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Decarbonizing aviation: Sustainable fuels, ready for take-off!


The use of sustainable aviation fuels (SAFs) is a solution that allows for an immediate reduction in in-flight CO2 emissions. What exactly are these sustainable fuels used in aviation? We’ll explain it here.

Decarbonizing aviation: Sustainable fuels, ready for take-off!

Episode 3 - Decarbonizing aviation: Sustainable fuels, ready for take-off!

Episode 3 – Decarbonizing aviation: Sustainable fuels, ready for take-off!


There are no technical difficulties in using biofuels today.

Biofuels can be synthesized in the form of liquid fuels that are structurally very similar to fossil fuels and do not require major aircraft adaptations.

Currently, seven aviation biofuels have already been certified, using a variety of raw materials and processes. Among these, Safran aims to prioritize biofuels made from plant waste, whose production does not compete with food crops. They can all be used as fuel up to 50% in a mixture with kerosene, for all aircraft (including helicopters) and at all airports worldwide.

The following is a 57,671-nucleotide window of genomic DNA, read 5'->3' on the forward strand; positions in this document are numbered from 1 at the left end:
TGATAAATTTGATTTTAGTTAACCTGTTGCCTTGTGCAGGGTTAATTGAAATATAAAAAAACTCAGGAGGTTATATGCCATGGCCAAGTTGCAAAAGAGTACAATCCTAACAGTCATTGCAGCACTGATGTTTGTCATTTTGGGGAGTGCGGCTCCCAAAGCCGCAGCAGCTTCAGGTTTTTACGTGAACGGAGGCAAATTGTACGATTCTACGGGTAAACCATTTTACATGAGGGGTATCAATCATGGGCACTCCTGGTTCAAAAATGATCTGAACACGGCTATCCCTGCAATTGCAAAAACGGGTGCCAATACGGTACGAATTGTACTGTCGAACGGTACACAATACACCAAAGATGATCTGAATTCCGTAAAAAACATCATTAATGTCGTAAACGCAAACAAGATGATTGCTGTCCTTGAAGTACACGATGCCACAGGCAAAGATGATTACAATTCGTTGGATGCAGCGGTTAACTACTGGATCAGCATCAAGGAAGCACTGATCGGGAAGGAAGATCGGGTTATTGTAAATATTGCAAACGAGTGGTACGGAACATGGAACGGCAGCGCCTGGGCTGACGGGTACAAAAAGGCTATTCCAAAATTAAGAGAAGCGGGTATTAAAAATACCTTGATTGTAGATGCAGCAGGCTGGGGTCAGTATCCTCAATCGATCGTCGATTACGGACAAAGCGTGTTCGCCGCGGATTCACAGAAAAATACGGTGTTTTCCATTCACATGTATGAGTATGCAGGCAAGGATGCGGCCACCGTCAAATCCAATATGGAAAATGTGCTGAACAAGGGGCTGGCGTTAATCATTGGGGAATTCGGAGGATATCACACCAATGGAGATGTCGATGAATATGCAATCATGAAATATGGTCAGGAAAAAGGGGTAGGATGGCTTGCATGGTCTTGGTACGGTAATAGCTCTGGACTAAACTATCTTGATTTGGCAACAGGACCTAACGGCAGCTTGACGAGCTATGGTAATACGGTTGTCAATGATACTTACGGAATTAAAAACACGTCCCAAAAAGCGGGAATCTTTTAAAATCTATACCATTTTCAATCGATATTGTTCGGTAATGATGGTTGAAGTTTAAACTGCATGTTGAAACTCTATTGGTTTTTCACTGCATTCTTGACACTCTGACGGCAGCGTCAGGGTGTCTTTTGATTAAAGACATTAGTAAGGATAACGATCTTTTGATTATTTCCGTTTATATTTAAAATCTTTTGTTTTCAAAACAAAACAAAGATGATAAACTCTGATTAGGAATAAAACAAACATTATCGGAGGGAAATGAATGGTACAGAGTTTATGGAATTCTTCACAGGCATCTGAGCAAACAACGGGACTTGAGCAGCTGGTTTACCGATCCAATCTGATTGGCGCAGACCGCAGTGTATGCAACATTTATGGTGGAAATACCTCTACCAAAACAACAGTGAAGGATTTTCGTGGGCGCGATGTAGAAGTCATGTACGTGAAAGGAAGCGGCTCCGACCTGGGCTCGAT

However, the incorporation rate into the fleets is currently less than 0.1%.

The reason is mainly related to the cost of these alternative fuels (at least 2 to 3 times more expensive than kerosene today) and the lack of incentives from public authorities to encourage their use, which would promote the development of these biofuels on an industrial scale. Safran is involved in preparing the European regulatory framework "ReFuelEU Aviation," which aims to set an ambitious target for incorporating sustainable fuels into European flights. However, industry players want to go even further. Safran and Airbus, along with over 20 industry partners, from energy suppliers to airlines and airports, are proposing the creation of an alliance for sustainable aviation fuels.

At the same time, the Group is committed to increasing the use of sustainable fuels for engine testing at its facilities, which will have to incorporate 10% sustainable fuels by the end of 2021 and at least 35% by 2025.

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